It’s hard sometimes to know how to say “no” but still be loving in the moment. Setting a boundary often feels challenging when we are trying to stay in a loving place. But sometimes, it’s required. You know when you need to say “no” in your life, but do you actually do it? Here’s a few tips to help you remember how to set and hold your boundaries in loving space.
Start with respecting your own time, energy, and worth. Often times, the reason you need to set a boundary is because someone else isn’t respecting you. When you have this issue, it’s important to respond in a centered fashion – without a triggered charge to the conversation. It is simply a matter of saying “no”. You don’t have to blame them or accuse them of not caring about you. Simply saying “no, I’m not going to do that” is sufficient. If the person wants to know why, they will ask. Then it is up to you if you want to respond.
Don’t Explain Yourself
If you know that you have a hard time holding to your “no”, then don’t explain yourself. Explanations are just ways for other people to negotiate around your “no”. If you tell them why, they may try to talk you out of that why. Once you get better at holding firm in your “no”, you will want to revisit this particular rule since it can hamper good communications, but in the short run, it’s a good way to get people’s attention and let them know that you are no longer a pushover.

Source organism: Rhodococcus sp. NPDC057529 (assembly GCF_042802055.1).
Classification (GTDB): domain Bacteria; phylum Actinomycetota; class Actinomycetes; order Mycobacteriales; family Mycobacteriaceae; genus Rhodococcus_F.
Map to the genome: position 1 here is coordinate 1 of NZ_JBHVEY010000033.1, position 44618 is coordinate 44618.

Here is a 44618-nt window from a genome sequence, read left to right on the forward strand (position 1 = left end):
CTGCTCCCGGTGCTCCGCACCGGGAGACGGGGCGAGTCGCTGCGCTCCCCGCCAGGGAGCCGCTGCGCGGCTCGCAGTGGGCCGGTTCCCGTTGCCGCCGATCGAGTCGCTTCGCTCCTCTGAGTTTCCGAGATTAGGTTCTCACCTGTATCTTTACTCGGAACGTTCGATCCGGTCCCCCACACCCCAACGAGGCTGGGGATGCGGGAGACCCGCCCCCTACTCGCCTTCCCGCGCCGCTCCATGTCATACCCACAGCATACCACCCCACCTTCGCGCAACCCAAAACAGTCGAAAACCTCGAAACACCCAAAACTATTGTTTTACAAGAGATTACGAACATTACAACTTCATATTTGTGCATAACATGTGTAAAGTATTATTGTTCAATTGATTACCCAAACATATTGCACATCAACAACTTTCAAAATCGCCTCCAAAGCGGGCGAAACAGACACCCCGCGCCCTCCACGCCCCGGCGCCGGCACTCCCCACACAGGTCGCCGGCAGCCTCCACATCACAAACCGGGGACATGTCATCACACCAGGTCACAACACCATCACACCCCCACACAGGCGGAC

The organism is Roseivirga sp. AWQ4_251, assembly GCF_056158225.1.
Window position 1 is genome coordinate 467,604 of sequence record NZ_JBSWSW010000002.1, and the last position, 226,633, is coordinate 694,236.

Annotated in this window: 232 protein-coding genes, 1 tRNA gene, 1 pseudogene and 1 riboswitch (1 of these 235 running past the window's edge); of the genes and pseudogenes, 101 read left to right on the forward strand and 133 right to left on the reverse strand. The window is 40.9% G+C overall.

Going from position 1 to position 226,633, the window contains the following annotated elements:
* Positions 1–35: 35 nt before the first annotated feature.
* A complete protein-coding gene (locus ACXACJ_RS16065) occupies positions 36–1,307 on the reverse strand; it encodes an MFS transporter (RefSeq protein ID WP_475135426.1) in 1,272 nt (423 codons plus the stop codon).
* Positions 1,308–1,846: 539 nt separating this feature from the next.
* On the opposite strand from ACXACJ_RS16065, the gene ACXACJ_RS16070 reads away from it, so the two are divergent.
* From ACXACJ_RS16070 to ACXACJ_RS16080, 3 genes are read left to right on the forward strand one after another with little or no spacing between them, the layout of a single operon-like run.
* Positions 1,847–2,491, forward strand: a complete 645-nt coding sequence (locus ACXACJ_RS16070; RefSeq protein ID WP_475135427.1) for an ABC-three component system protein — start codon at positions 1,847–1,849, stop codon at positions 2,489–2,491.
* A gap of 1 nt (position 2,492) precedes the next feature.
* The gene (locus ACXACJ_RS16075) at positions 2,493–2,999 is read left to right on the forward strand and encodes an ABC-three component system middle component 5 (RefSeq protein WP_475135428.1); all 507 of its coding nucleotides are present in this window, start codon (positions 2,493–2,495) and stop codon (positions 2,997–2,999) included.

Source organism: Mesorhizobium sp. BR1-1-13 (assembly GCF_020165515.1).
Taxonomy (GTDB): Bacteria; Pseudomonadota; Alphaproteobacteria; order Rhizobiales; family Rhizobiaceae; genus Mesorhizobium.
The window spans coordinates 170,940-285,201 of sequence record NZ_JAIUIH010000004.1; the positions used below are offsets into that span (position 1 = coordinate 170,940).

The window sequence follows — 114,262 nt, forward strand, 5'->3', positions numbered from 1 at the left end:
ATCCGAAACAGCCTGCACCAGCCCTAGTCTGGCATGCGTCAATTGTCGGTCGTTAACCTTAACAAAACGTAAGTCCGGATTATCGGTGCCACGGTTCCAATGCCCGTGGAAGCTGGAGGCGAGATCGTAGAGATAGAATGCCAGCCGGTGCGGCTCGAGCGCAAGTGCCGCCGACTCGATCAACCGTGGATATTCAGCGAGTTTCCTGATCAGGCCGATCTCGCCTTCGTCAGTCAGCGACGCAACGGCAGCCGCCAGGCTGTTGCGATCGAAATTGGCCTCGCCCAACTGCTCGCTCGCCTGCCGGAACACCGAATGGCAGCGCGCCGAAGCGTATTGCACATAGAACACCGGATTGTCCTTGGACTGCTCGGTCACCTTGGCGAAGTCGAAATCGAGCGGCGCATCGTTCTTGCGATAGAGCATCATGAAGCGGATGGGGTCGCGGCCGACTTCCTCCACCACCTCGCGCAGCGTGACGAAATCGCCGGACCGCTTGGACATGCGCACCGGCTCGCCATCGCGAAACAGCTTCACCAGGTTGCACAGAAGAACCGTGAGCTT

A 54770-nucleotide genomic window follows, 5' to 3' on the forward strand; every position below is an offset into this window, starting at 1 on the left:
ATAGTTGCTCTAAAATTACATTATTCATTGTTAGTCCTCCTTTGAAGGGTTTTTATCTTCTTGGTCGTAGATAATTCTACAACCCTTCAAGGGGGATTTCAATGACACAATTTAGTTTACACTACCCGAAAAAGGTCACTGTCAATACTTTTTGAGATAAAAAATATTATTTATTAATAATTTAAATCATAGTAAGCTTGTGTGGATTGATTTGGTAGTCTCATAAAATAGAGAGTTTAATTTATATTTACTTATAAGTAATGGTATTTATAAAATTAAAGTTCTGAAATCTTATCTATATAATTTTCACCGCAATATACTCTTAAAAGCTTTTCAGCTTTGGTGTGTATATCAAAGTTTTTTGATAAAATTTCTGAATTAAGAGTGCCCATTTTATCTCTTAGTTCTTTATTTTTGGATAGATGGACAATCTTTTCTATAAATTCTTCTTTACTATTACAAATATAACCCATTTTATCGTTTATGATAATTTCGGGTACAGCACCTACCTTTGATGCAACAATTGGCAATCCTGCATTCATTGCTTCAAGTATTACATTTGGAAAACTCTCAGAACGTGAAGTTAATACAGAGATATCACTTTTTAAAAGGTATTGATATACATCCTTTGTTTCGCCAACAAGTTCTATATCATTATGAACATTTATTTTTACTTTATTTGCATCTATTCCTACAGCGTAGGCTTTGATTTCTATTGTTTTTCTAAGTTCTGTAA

Don’t Be Nice – Be Clear
For women especially, we tend to try to smooth things over and make them easier to hear. The problem with this in setting your boundaries is that it makes you sound unsure of your boundary and/or negotiable in it. Be clear about what you’re saying. You don’t have to be mean – in fact a good boundary is entirely neutral – but don’t be so nice that your message gets lost in the delivery. If in doubt, be blunt.
Don’t Take It Personally
Sometimes you will be setting a boundary because someone has crossed your previously set boundary. Having to reinforce your message can be frustrating and triggering, but you actually diminish your effect when you jump up and down and get upset. Simply looking at the person and saying “we discussed this before, I’m not doing this – nothing has changed from my previous answer” is sufficient. If they still don’t listen then I’m fond of the phrase “what part of the word ‘no’ don’t you understand?” Someone who crosses your boundary does so for what may be a number of reasons.
- They don’t believe that you will continue to enforce them – and this is likely because you have trained them to believe this.
- They are so involved in their own perspective that they can’t hear someone else’s.
- They are in a power struggle with you and are intent on winning.
People who cross boundaries do so because they don’t understand them or because they don’t respect themselves or others enough to respect the boundaries set by those people. You don’t have to fix the person or take their lack of respect personally. All you have to do is respect yourself enough to hold firm. You don’t have to get angry with them. You don’t need to correct their behavior. Just hold them in love – at a distance.
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